Turn the corner, and you’re looking up at the Resilience Wall. Representing light, it includes a sun and crests representing the five Wet’suwet’en clans and their territories. It also contains a symbol representative of each missing woman, contributed by their families: a feather, a butterfly, berries, flowers, dragonfly and an owl.
Also important in the design was traditional Wet’suwet’en regalia — red dresses, a symbol of missing and murdered Indigenous women. The movement they embody, the fabric appearing to sway in the breeze, symbolizes life.
“It was always clear that it should be something that should not re-traumatize people,” Gastiazoro says about the final design. “Shedding light on the beauty of the life that we lost more than the loss itself.”
Two months after the artists began their outline — two years after the process began — darkness is exchanged for light. A tent containing painting supplies has been swapped for one offering smudging ceremony. Children play and families gather under the mural’s brilliant colours and the late summer sun.
“This is unity. This is love,” says Catherine Thomas at the mural dedication held early September. She says she’ll think of her niece, Leslie Currie, who died on an Alberta reserve, whenever she looks at the mural.
“We still don’t know what happened to her, although the police closed the file without family consent,” she says. “I know I’m not alone.”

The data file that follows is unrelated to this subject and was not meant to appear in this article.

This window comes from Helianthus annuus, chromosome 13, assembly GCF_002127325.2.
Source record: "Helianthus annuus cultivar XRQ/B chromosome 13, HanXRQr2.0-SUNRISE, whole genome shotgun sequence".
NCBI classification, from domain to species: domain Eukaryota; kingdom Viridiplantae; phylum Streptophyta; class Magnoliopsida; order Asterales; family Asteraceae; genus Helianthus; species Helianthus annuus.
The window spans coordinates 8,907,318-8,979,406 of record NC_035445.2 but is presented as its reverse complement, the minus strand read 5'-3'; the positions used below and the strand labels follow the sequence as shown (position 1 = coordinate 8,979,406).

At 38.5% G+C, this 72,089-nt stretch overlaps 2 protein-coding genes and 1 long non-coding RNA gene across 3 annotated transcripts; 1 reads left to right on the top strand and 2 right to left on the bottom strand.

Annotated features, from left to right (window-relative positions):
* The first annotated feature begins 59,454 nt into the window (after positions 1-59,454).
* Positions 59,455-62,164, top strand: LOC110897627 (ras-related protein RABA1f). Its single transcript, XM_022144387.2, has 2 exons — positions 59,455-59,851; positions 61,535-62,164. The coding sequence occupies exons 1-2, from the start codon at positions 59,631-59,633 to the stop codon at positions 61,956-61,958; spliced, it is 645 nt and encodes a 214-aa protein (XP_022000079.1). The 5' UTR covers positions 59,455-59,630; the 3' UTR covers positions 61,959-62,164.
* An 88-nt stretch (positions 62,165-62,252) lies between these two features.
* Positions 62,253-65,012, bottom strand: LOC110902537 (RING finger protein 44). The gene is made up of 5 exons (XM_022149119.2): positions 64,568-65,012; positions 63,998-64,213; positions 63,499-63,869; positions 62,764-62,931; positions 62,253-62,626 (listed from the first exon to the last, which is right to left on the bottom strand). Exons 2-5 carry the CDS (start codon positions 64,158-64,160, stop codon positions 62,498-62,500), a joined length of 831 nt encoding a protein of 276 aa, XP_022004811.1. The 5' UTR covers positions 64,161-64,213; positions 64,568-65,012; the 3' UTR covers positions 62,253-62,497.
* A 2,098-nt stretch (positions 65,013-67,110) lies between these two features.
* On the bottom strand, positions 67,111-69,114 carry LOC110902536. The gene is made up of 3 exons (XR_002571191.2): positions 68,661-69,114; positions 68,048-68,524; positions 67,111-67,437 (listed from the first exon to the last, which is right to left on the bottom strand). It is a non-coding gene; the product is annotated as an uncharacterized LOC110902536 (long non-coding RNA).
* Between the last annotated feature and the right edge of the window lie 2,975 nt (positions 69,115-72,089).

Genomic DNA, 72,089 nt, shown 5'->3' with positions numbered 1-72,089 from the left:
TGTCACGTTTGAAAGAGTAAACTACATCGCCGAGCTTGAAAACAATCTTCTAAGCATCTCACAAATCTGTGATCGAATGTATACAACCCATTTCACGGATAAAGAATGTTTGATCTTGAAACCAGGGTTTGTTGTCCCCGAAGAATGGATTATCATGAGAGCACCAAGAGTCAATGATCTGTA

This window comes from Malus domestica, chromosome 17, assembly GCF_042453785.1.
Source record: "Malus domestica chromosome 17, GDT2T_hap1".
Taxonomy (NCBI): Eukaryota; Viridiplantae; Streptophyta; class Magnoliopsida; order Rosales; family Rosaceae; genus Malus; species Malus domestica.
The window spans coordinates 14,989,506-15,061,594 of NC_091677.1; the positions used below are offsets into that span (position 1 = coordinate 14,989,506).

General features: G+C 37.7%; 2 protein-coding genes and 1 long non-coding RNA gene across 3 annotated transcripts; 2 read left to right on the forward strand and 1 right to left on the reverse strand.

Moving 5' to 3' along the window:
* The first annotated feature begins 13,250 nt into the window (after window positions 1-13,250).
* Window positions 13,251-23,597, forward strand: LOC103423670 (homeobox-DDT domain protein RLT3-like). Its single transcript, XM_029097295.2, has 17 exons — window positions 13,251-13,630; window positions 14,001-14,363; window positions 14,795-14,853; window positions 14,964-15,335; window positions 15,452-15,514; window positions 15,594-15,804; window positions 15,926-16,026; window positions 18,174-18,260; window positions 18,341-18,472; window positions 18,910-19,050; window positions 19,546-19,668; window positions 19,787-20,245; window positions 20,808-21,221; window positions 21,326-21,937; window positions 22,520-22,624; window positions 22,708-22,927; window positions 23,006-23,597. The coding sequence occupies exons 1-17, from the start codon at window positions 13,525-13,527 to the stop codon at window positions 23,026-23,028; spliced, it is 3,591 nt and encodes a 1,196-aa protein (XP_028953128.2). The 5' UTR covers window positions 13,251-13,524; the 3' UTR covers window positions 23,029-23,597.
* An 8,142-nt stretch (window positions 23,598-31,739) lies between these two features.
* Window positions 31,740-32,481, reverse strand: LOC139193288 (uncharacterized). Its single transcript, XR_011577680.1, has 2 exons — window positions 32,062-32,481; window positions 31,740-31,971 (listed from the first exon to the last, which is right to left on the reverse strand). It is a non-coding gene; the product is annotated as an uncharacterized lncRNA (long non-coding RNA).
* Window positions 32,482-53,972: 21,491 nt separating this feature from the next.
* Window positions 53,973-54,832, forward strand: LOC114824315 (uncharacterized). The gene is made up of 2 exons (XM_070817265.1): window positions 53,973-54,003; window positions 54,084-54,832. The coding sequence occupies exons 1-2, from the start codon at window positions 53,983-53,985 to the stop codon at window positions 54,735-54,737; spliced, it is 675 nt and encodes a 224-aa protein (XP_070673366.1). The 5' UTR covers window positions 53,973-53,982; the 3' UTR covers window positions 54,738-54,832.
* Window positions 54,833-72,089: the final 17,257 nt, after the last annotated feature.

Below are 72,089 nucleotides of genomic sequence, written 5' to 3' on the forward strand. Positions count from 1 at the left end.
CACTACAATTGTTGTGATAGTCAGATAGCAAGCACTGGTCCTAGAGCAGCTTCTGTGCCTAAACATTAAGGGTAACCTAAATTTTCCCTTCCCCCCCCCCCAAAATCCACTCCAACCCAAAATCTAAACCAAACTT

One at a time, the families approach the microphone, each expressing love, grief and frustration over the loss of their loved ones, years or even decades later.
“I give so much thanks to the people who organized and to the artists who came up and did such a beautiful job commemorating our missing and murdered loved ones,” says Delee Nikal, who has lost numerous friends and family along the Highway of Tears.
But there needs to be more, she adds. Out of 231 Calls for Justice that came out of the National Inquiry into Missing and Murdered Indigenous Women and Girls, only about a dozen have been fulfilled.
For Jacquie Bowes, the day is especially poignant. It’s been three years, almost to the day, since her cousin Jessica Patrick went missing. The family found her body two weeks later, abandoned just off the road on Hudson Bay Mountain, the peak that overlooks the community and today’s ceremony.
Three years later, Bowes says the family still hasn’t received answers from the police.
“The only way that we’re going to get anything is to keep making noise, to keep Jessica in the public eye, and to keep saying her name,” Bowes says.
For the Wilson family, the work to raise awareness for missing and murdered Indigenous women and girls has gone on for decades, since Ramona Wilson went missing from Smithers in 1994. Her body was found nearly a year later just outside the community.
“To have this mural and to have this awareness for many of our loved ones that have gone missing or that have been murdered in our communities, to have this here in the community of Smithers who so many times have shut the door in our faces — we know that the doors are starting to open,” Ramona’s sister, Brenda Wilson, tells those gathered.
“They included us. They got feedback on what we wanted, how we wanted it to look, and that’s what we need more of. We need you to include us, the families of missing and murdered loved ones.”